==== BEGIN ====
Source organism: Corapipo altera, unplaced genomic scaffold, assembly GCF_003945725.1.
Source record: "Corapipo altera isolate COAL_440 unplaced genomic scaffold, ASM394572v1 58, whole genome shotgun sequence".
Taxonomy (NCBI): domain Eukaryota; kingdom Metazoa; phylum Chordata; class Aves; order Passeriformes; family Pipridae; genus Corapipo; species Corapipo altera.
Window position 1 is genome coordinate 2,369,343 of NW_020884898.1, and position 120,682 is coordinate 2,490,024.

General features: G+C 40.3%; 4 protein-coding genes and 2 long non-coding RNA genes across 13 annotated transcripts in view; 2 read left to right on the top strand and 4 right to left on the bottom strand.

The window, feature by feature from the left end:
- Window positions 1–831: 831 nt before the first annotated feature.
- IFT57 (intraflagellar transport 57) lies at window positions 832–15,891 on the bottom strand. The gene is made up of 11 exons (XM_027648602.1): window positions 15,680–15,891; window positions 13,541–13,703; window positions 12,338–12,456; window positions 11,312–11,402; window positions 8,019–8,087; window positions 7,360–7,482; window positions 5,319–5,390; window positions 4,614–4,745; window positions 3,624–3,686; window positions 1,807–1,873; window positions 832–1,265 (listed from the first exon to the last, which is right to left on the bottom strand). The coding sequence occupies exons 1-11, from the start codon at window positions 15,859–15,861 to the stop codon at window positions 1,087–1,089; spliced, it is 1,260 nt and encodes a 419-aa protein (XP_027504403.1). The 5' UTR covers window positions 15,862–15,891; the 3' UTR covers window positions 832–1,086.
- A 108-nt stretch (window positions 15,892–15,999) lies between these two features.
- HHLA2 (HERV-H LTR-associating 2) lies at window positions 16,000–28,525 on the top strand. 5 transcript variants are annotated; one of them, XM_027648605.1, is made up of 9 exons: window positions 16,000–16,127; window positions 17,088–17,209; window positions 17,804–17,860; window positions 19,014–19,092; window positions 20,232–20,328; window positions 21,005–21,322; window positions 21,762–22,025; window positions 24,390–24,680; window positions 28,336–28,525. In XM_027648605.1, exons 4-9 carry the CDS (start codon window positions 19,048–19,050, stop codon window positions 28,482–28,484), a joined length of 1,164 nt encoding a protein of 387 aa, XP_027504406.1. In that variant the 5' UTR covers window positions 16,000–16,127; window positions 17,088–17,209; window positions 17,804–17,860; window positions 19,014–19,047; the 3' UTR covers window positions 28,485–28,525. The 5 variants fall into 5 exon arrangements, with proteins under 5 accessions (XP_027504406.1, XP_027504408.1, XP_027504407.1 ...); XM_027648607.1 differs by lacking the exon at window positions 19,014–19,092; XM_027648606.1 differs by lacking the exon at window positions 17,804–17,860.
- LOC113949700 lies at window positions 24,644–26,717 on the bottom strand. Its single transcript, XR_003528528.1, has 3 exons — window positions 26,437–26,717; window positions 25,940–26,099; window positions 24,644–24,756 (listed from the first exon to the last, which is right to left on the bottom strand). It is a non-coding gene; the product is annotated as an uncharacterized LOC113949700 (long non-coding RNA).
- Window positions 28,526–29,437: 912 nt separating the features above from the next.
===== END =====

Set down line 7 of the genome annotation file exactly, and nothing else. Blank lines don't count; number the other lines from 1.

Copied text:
- Window positions 1–831: 831 nt before the first annotated feature.